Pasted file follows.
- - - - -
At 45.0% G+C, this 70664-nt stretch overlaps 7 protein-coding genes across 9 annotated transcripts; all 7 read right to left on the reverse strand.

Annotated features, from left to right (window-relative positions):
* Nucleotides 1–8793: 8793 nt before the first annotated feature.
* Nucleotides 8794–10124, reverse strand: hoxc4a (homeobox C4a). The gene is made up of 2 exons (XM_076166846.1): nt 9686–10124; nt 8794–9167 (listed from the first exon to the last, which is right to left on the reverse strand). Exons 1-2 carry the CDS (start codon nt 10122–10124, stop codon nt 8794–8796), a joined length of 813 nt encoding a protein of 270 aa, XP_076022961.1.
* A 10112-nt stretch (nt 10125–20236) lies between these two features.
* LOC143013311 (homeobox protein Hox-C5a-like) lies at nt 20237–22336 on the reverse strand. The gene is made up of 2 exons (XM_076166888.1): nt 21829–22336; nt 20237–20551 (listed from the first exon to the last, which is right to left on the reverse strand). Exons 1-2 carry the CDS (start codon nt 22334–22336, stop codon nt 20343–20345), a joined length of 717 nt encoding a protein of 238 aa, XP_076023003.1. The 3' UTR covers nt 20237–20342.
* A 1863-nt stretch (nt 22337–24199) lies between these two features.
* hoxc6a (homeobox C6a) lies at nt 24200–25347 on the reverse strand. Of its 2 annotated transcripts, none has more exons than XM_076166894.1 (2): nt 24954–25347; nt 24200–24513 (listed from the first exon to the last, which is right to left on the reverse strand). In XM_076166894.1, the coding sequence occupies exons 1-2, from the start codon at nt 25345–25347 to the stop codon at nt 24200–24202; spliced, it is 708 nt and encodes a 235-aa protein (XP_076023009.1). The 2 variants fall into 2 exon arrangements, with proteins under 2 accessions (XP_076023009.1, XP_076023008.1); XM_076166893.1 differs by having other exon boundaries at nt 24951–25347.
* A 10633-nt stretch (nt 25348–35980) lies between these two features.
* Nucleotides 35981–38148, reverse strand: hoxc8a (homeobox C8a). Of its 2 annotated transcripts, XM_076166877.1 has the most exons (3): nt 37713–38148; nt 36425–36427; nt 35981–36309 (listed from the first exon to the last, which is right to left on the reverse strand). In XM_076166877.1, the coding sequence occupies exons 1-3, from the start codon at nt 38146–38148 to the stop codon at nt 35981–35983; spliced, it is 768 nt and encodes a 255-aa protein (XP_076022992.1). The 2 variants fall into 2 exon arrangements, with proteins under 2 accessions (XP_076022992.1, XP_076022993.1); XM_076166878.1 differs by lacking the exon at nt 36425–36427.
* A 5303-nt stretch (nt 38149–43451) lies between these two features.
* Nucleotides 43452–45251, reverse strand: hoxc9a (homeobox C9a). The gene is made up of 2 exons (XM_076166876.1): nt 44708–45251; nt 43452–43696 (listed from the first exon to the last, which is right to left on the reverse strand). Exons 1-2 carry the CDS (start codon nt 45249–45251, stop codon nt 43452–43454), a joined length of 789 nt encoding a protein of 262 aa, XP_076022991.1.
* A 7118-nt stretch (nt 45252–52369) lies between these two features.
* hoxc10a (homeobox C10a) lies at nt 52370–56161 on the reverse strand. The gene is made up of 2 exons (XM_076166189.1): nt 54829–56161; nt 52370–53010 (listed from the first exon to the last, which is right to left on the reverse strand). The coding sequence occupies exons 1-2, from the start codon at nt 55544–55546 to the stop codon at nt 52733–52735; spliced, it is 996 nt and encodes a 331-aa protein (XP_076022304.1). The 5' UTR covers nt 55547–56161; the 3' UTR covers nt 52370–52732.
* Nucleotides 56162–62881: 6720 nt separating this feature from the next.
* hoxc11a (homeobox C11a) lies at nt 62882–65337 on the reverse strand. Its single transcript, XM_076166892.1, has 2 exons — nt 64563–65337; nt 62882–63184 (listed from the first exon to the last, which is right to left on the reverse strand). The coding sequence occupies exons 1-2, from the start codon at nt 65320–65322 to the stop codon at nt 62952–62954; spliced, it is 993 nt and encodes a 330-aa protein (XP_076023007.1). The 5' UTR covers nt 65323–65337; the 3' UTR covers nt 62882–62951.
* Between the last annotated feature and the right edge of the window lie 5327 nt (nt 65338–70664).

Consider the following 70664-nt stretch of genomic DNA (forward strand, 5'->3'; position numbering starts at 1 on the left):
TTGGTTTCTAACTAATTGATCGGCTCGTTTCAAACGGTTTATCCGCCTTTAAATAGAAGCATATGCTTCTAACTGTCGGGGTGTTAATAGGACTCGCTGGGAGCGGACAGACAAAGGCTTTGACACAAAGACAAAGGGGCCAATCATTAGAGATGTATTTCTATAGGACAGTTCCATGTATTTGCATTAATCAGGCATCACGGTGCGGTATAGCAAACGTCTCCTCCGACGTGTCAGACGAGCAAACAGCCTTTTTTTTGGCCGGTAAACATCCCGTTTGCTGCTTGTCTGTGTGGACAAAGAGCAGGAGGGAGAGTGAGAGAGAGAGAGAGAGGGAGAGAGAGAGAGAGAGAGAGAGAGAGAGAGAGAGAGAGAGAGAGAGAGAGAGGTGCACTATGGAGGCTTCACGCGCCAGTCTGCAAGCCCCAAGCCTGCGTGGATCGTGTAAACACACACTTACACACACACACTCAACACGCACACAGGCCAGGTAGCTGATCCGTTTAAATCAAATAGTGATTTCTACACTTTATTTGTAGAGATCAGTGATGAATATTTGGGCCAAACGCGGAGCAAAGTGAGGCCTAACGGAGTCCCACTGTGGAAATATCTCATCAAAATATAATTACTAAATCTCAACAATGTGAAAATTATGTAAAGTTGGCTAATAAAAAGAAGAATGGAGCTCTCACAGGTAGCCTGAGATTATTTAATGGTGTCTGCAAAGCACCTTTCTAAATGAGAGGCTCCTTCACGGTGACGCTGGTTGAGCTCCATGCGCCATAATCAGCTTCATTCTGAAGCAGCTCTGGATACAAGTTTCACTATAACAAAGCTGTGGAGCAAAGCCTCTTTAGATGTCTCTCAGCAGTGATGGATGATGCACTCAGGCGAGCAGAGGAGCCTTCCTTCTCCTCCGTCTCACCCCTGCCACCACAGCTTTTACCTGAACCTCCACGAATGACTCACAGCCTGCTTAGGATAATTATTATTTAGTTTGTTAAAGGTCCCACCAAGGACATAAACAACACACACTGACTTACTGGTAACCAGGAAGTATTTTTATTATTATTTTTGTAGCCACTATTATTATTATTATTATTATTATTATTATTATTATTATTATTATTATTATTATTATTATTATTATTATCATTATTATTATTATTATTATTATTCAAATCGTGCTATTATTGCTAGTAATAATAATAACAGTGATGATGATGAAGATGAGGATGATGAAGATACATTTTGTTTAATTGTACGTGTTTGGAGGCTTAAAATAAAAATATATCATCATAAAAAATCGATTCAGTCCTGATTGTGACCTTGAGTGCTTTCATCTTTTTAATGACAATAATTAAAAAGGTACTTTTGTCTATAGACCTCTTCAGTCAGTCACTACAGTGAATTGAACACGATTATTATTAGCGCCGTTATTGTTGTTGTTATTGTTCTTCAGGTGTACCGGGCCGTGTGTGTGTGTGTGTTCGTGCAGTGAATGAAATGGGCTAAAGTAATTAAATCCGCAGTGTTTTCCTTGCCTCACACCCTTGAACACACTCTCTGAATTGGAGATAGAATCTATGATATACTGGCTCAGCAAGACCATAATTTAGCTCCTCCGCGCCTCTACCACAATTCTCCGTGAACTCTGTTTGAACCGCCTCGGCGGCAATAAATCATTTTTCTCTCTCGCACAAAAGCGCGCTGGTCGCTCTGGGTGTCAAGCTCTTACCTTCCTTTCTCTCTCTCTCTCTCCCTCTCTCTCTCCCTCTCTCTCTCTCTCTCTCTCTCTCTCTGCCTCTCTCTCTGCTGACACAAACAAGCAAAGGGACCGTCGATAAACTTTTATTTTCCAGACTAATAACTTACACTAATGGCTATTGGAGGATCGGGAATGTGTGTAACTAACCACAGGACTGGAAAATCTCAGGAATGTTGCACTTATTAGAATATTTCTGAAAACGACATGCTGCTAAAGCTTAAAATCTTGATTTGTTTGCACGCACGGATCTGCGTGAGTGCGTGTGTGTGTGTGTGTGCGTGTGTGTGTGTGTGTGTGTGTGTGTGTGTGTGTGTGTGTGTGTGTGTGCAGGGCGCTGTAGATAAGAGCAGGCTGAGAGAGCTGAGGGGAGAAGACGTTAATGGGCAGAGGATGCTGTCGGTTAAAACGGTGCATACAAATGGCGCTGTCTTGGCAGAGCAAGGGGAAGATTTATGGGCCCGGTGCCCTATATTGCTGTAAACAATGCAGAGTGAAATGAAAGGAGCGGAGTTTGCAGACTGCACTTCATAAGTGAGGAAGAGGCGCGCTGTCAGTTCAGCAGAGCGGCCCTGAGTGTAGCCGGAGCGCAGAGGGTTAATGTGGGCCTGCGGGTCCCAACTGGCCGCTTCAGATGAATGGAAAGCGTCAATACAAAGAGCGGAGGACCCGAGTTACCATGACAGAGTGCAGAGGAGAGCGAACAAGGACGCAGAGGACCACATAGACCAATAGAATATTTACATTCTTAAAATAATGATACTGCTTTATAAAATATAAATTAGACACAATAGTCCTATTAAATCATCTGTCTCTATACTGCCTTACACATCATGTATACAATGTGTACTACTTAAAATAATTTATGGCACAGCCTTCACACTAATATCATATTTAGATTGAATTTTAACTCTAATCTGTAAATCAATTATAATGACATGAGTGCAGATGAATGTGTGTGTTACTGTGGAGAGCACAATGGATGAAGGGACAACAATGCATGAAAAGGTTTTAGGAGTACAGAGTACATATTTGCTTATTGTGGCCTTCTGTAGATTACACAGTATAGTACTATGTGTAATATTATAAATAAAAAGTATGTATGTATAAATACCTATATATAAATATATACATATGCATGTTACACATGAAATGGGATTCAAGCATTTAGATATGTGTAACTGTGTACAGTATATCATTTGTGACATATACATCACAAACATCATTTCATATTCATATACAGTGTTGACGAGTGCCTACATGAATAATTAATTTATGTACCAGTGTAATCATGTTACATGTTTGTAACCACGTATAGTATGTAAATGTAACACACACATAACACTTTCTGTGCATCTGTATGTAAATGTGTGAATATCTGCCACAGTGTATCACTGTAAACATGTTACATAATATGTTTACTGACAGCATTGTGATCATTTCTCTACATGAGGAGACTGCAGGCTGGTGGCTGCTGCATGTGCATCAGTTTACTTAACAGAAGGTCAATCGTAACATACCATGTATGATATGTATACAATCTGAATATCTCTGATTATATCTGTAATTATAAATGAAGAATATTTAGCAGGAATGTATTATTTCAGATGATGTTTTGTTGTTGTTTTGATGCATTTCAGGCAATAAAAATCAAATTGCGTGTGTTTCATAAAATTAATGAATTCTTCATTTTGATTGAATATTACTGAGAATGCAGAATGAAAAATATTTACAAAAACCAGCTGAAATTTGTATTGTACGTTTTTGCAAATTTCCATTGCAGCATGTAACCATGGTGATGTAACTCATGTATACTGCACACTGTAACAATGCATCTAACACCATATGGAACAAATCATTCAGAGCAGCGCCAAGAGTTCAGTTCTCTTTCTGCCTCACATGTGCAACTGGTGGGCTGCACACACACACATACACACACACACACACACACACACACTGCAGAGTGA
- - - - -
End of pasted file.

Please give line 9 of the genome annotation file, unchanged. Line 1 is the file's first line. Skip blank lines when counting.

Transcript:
* A 10633-nt stretch (nt 25348–35980) lies between these two features.